Location & Purpose
Before diving into the type of home or defining a budget for your second home, the first step should be focused on the actual whereabouts of your second property.
Is the idea to purchase an investment property and generate regular rental income, or invest in a longer-term real estate opportunity? Is the home going to be a weekend retreat or an even further removed vacation property?
If you’re leaning towards a vacation home or any sort of getaway spot, renting it out during the months you aren’t there is a common tactic to cover costs, making area-based research on the rental conditions a priority. If the intention is to use rental income to help off-set expenses, consider when you want to use it yourself. If you’re using it during those peak times, can you afford to lose that portion of your rental income?
If your second property purchase is intended to be a rental, proximity would become a more important factor when taking into account general maintenance and property management. This might be obvious, but it is imperative to establish this early: properties in your investment portfolio that require travel time to reach are almost never worth the trips to manage. Not only does this take a toll on you and your time, but it ultimately stiffs your tenants experience of having a great property manager that does their due diligence, maintenance, and clarifies policy and monetary terms when need be.
The job of a property manager is not to simply collect a cheque every month—it is for you to advertise to and find tenants, respond to tenant needs and complaints, and to respond to emergencies, and take care of maintenance issues. Travel times and costs will add up and end up being an unnecessary and unpredictable cost. In situations such as these, hiring a good property manager makes the most sense and can save you money.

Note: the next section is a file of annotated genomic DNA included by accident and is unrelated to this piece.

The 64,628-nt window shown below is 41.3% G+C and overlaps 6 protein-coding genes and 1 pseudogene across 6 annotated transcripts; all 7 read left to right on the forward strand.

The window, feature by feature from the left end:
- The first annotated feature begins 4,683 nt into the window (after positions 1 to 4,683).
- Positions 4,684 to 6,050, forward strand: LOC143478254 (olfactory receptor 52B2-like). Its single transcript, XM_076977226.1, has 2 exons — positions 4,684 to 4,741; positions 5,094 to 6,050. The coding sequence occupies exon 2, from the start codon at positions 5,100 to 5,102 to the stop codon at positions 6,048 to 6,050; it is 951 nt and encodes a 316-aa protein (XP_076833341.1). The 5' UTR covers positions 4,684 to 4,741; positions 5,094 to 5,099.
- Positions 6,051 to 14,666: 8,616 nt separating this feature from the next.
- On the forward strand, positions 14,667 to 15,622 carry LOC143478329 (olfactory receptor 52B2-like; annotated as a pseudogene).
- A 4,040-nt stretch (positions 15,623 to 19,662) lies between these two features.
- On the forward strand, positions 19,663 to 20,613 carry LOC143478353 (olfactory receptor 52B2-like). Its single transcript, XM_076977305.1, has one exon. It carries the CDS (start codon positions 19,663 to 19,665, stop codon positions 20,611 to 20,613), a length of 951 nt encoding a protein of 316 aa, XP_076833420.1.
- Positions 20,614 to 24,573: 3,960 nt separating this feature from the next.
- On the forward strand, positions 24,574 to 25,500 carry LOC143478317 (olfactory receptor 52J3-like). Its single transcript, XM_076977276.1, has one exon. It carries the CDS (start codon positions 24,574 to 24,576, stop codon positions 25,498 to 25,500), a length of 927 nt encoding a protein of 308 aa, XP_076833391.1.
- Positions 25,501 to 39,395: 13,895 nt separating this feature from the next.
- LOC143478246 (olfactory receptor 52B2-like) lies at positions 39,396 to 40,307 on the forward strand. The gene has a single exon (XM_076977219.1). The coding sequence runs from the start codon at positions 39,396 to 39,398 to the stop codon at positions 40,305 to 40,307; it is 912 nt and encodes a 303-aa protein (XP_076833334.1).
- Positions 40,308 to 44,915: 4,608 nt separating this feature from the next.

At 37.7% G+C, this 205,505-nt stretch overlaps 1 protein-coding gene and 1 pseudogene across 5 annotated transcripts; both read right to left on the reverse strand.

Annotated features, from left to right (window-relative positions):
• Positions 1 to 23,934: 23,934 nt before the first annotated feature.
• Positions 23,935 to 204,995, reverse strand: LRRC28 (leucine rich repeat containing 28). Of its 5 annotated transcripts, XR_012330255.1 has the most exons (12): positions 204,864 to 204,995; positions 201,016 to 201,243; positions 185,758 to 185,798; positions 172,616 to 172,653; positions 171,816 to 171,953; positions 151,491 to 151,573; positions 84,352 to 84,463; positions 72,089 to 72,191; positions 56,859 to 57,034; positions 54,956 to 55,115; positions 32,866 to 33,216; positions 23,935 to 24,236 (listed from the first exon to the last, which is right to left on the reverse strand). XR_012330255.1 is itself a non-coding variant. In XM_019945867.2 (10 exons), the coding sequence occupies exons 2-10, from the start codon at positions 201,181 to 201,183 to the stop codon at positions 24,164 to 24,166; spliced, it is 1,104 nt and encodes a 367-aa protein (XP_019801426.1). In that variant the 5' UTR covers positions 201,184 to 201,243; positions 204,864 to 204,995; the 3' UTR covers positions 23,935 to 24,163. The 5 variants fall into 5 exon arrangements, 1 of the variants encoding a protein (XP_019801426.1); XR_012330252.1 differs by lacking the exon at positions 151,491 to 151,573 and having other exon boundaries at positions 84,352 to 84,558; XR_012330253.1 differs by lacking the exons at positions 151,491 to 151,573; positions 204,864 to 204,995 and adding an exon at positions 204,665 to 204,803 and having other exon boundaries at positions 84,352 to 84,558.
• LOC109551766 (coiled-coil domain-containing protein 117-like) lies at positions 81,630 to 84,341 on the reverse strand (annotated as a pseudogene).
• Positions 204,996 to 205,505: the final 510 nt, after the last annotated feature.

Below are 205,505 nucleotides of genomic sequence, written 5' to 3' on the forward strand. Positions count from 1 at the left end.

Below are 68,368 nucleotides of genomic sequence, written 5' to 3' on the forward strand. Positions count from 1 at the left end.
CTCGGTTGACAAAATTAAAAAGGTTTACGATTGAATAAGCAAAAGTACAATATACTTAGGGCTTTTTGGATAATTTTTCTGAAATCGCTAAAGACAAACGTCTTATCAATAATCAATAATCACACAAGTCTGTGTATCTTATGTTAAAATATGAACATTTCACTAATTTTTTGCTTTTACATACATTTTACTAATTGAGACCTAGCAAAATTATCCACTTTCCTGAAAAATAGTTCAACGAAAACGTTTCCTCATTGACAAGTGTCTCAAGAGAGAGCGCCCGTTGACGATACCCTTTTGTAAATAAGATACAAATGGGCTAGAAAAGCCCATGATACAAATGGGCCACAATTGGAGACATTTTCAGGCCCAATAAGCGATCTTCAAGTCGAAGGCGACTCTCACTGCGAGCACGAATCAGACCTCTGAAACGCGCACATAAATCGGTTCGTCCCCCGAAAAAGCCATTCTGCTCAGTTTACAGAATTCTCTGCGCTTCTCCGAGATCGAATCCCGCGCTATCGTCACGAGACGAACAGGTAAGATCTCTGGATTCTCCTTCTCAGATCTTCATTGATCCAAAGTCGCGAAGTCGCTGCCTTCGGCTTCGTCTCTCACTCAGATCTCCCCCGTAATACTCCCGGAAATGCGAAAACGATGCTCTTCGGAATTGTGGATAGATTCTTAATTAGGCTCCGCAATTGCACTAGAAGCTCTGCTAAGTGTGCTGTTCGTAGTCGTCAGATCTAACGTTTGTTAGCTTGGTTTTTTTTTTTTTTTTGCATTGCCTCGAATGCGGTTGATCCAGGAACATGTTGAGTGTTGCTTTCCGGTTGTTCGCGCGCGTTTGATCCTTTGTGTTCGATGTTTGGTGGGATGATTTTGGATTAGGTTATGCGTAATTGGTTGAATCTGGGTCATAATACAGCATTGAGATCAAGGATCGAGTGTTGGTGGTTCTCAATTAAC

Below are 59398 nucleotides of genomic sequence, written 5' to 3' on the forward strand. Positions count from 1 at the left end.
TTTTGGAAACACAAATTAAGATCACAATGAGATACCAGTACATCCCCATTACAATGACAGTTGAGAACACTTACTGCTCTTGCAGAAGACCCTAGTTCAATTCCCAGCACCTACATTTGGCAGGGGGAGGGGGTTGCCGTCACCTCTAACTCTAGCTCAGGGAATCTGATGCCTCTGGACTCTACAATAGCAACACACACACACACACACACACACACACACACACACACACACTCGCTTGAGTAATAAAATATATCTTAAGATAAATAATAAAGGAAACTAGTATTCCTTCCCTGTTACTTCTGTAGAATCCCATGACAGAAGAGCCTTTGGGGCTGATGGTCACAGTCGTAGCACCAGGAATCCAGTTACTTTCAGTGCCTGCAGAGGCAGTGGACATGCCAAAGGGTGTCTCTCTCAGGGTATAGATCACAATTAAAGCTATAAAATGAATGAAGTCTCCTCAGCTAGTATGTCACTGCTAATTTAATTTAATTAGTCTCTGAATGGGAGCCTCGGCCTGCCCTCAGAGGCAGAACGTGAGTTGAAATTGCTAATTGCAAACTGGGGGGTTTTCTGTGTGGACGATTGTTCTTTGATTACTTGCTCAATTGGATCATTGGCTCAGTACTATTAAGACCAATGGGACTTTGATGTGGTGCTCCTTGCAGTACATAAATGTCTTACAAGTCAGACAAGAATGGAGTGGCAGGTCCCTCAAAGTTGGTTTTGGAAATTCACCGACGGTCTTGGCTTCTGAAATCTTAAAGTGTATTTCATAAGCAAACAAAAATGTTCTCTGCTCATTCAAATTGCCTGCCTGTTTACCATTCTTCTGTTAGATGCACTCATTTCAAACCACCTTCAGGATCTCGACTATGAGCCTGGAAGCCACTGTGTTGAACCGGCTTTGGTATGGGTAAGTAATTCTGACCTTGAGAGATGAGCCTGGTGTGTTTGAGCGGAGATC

Pricing & Process
It’s quite easy to lose sight of finances and budgets when delving into a second property.
Buyers can be guilty of getting caught up in the exciting prospect of owning another home as a surefire way to make money that they forget just how much they have to put in initially. To avoid this, looking into financing and mortgage options is crucial with tax deductions like interest and property taxes being very beneficial to a first second-time homeowner. If you decide to finance, your maximum price will likely be affected by various factors such as interest rates and past mortgage payments.
Chances are your bank also provides special rates and offers depending on your credit and past history. Most banks offer combinations of mortgages, lines of credit, and provide calculators with static 2 and 5 year rates that you can toggle with and estimate accordingly.
Out of all the possibilities, the vacation rental is the most common and is the most familiar idea to banks and mortgage lenders. If you can think of how you can afford and navigate through the seasonal nature and manage to generate cash flow, you can use it to you benefit and enjoy the dream of having a vacation home that ends up making more money than it costs.